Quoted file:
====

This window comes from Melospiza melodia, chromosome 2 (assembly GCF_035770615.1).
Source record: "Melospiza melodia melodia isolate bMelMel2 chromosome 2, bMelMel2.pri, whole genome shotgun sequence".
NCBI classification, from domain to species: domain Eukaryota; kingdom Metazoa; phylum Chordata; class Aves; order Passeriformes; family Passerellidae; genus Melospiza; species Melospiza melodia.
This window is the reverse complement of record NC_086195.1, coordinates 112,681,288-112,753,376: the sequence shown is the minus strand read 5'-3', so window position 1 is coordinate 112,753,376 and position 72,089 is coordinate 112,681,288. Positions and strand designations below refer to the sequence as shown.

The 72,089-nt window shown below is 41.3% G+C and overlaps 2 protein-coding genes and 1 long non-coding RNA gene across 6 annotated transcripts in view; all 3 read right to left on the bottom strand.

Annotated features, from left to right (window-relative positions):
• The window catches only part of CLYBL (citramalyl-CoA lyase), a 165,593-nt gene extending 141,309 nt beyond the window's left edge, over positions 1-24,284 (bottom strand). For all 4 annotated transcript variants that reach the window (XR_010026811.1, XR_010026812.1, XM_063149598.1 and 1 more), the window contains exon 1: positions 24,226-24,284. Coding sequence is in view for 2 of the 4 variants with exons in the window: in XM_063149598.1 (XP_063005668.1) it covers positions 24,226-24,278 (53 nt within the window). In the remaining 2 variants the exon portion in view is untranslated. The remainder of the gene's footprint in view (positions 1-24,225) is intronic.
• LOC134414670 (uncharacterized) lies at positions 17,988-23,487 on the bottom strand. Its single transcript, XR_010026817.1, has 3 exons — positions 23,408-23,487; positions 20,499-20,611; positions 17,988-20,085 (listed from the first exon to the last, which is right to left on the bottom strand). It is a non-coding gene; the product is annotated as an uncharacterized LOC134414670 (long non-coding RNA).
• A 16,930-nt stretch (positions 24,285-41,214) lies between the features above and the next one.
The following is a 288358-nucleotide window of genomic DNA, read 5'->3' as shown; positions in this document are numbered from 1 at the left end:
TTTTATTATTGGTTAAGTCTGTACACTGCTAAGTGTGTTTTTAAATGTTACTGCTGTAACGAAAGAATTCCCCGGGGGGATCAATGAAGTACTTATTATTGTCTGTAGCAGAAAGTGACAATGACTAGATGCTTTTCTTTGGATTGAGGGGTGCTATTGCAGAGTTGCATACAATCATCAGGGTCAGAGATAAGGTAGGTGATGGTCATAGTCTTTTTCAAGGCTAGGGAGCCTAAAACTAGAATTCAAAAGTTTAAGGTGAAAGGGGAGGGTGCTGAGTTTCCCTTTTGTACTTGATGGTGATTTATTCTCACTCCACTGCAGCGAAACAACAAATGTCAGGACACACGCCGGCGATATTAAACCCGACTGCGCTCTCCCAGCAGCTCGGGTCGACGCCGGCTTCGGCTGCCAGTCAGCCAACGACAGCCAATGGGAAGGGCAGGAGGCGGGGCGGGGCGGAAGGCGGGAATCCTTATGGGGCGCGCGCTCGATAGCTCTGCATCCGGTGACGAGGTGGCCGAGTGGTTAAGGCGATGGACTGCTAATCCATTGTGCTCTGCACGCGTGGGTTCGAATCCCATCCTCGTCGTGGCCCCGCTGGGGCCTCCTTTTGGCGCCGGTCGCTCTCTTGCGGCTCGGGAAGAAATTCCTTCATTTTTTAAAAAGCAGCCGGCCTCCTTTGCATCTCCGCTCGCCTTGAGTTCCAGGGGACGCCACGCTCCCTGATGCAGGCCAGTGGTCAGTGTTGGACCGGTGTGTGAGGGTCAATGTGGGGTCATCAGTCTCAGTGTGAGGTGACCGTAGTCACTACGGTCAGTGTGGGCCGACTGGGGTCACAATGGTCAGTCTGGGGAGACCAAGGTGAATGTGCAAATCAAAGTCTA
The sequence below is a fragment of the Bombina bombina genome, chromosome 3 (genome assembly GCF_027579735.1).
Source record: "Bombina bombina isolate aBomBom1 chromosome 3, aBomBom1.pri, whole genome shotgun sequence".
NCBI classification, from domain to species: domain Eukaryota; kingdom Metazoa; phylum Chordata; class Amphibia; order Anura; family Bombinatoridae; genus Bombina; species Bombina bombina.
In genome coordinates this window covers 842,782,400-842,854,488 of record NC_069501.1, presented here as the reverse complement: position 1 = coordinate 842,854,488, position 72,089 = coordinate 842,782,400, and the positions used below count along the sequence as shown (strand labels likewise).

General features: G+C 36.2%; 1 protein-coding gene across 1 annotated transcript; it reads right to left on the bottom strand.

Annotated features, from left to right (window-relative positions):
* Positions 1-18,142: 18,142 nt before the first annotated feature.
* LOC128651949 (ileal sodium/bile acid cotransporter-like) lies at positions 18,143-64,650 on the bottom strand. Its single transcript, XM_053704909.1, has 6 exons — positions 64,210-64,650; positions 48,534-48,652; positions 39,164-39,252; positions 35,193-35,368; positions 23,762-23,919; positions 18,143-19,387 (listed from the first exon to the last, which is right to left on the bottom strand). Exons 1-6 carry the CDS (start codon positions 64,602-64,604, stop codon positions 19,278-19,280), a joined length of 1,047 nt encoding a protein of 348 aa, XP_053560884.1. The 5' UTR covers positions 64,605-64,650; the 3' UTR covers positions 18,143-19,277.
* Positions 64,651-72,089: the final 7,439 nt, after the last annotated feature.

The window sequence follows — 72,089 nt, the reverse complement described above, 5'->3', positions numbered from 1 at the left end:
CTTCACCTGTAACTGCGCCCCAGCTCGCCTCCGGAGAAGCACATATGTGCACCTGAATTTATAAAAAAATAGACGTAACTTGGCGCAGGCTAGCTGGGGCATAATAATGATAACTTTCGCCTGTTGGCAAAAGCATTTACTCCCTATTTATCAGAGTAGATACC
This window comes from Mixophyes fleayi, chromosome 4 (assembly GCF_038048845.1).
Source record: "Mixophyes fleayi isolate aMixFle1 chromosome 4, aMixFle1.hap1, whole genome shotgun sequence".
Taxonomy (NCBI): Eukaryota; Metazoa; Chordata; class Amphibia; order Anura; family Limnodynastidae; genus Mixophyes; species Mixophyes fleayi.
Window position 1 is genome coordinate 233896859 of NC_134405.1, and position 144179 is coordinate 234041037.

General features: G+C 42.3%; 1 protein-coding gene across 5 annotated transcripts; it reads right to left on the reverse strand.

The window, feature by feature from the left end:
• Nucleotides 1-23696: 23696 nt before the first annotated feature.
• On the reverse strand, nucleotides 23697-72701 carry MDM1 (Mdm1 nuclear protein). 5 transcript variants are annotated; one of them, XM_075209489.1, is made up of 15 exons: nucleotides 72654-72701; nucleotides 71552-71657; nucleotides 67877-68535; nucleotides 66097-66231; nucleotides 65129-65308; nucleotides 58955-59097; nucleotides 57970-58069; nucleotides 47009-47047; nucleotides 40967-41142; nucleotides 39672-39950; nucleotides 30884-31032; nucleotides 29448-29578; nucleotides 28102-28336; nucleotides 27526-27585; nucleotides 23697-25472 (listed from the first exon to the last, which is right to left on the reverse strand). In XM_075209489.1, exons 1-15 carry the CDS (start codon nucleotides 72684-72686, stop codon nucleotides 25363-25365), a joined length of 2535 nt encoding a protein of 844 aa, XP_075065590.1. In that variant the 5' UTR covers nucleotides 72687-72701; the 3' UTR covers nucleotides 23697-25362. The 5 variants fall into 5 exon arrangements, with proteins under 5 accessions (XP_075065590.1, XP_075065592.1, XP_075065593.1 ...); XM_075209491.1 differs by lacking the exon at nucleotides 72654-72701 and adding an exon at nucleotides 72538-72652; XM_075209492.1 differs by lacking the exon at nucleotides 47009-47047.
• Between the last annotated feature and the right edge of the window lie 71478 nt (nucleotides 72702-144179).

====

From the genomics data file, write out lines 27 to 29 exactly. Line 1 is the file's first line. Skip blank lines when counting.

General features: G+C 42.3%; 1 protein-coding gene across 5 annotated transcripts; it reads right to left on the reverse strand.

The window, feature by feature from the left end:
• Nucleotides 1-23696: 23696 nt before the first annotated feature.